[QUOTE=PaddyWest2012;163762]Negative ghostrider. According to 46 CFR Part 11.211(d) the combined tug and barge time only applies to half of that time over 1600 tons. I actually specifically says that the rest must be acquired on conventional self-propelled vessels. They really went out of their way to close that loophole. Not very just in my estimation, but there it is. I have however heard of mariners upgrading their unlimited licenses based solely on ATB time but I think that has a lot to do with which evaluator you get, how closely they’ve read the CFR’s and finally whether or not they’ve had their coffee and doughnut that morning…[/QUOTE]

What the CFRs (or any law) may say in black and white is often very different from what a government agency may interperate it to mean, and how a regulation may be applied in practice.

That is why I asked the question in the first place.

I’m on your side, I fully believe that 1600-ton licenses should be able to more easily upgrade to 3/M U/L but there really doesn’t seem to be any room for agency interpretation on this one. The law is clear.

My question is how many hours as first class pilot are needed to count as a day? If I sail on my pilotage endorsement for 2 hours does it count as a day, or not?

[QUOTE=PaddyWest2012;163762]…They really went out of their way to close that loophole.[/QUOTE]

How is counting sea service on an ATB as 10,000 GRT (even if only for half of the total required) but only requiring it to be manned as if it were 199 GRT closing a “loophole”? Sounds more like opening one.

It was my understanding that the loophole was once wider than it is now by not making mention of “conventional vessels”, which the present form does. That’s what I meant by closing.

I’d still like to know, if a tugboat guy has:

  1. Master 1600 and master of towing

  2. 1000 days sailing as master on tugs over 100 GRT (mostly 199)

  3. Over 360 days sailing as master of documented tug and barge combination tonnage over 5000 GRT, which is credited 2/1, totaling over 180 days toward Third Mate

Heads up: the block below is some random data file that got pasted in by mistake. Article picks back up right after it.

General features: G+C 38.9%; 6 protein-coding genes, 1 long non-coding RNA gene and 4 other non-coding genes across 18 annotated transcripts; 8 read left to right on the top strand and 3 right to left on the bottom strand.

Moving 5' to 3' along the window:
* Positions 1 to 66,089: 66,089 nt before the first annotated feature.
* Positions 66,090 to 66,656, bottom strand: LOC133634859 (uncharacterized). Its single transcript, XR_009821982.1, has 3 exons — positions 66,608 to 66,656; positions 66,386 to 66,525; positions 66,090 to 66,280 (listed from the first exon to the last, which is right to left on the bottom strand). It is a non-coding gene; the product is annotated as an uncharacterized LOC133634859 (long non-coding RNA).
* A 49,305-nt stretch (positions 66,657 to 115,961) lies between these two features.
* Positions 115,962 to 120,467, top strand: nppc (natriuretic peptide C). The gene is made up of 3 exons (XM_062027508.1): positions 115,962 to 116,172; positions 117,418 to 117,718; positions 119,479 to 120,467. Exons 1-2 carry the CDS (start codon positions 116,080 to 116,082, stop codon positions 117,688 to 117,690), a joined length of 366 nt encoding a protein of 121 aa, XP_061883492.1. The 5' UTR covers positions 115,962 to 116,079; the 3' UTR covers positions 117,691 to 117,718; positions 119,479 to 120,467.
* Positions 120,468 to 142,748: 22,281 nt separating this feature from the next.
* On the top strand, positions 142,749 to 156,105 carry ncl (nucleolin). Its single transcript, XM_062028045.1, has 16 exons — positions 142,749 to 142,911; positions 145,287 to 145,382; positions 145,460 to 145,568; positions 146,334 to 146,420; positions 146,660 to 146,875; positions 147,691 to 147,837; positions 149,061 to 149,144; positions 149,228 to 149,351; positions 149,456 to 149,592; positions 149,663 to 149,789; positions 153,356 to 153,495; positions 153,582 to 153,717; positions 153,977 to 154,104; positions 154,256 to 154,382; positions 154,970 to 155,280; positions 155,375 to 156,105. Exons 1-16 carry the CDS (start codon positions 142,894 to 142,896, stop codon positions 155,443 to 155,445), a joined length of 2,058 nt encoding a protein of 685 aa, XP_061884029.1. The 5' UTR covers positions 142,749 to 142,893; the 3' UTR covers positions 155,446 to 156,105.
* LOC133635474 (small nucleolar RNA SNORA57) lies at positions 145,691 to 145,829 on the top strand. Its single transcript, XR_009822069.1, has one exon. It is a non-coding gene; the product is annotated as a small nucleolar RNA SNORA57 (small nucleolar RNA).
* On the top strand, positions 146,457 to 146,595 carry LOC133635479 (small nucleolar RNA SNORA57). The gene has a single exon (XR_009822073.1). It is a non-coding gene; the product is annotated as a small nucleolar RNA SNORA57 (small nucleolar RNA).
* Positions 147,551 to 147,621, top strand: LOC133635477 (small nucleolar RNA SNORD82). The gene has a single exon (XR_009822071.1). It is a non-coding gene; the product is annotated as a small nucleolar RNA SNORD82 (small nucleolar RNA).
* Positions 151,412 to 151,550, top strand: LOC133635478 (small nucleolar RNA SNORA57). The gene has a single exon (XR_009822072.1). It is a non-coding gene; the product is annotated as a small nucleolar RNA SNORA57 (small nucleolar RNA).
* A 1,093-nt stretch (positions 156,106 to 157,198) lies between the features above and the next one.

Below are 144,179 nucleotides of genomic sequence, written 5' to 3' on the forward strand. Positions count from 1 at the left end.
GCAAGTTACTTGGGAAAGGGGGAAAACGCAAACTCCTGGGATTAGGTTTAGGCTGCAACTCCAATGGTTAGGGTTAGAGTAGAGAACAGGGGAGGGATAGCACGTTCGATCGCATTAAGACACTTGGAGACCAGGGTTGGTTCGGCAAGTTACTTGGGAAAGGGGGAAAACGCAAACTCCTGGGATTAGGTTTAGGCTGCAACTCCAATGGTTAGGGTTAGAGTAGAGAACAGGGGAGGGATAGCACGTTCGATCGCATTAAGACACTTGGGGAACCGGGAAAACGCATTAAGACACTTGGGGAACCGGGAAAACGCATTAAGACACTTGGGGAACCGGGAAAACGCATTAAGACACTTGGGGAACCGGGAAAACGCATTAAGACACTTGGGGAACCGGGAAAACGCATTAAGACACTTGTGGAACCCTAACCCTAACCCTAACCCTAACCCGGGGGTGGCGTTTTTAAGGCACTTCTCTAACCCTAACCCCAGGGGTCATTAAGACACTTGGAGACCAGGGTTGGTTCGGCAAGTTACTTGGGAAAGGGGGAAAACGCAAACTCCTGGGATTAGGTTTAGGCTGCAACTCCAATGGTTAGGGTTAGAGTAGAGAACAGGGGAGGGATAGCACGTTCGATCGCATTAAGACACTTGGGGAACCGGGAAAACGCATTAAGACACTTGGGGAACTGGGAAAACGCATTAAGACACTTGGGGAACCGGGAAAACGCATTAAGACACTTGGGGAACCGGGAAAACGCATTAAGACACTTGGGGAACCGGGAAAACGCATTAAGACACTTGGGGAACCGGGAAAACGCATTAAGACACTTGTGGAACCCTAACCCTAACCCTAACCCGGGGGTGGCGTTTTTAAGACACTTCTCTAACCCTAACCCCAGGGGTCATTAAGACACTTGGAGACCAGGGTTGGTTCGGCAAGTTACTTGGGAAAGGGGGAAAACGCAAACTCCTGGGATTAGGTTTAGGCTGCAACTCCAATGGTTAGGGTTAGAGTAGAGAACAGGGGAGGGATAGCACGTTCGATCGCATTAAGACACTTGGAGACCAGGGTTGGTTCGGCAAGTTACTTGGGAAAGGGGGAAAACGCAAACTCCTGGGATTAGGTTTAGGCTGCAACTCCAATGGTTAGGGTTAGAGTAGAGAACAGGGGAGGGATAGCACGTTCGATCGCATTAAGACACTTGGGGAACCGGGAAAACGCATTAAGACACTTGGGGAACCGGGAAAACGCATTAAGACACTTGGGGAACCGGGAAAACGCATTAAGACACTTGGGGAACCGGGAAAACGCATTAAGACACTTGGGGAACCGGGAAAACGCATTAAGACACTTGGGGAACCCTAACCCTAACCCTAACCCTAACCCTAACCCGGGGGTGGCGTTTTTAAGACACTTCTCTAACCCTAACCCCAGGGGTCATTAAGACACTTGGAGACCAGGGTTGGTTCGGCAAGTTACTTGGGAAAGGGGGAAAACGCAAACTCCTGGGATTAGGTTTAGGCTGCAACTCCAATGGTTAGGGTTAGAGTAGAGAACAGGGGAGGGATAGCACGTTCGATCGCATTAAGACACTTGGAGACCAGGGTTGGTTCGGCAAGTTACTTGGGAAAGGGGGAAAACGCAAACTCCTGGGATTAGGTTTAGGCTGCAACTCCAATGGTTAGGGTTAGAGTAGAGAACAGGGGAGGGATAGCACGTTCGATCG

4. But no time on conventional vessels over 1600

What if any tonnage limitation should he expect to receive on Third Mate “Unlimited” ? ? ?

Wow! ,I’m glad I’m in the ER, Sounds way too confusing

 Third Mate 2000 Gross Tons Limitation.

Calculations for tonnage limitation are on page 2:

http://www.uscg.mil/nmc/checklists/pdfs/mcp_fm_nmc5_05_web.pdf?list1=%2Fnmc%2Fchecklists%2Fpdfs%2Fmcp_fm_nmc5_05_web.pdf&B1=GO!

None of that answers the question.

It’s clear enough to that if a guy holds master 1600 / 3000 and master of towing, and has 360 days sailing as master on a vessel over 100 tons, then he qualifies for Third Mate unlimited with a 2000 ton limitation.

If he has 180 days of sea time on vessels over 1600 tons, he qualifies for Third Mate with no tonnage limitation.

So the issues is only about the 180 days over 1600.

However, if he also has 360 days (credited 2/1 as 180 days) on a 5000 ton tug barge combination, then he has the 180 days required on vessels over 1600 for Third Mate without a tonnage limit.

That 180 days must be on vessels over 1600, but if he can use combined tug and barge time for half of that 180 days, he should only need 90 more days on self propelled vessels over 1600 tons.

Over course common sense would suggest that if he has the 360 days sailing as master on a vessel over 100 tons and qualifies for Third Mate with a 2000 ton limit, and In addition he has 360 days more on tug barge combinations over 5000 tons, that he should be entitled to more than a 2000 ton limit.

A 2000 ton limit would make the license worthless because there are practically no vessels between 1600 and 2000 to sail on.

A 5000 ton license would allow someone to sail because there are a few vessels between 1600 and 5000.

[QUOTE=tugsailor;163803]None of that answers the question.[/QUOTE]

How to find the answer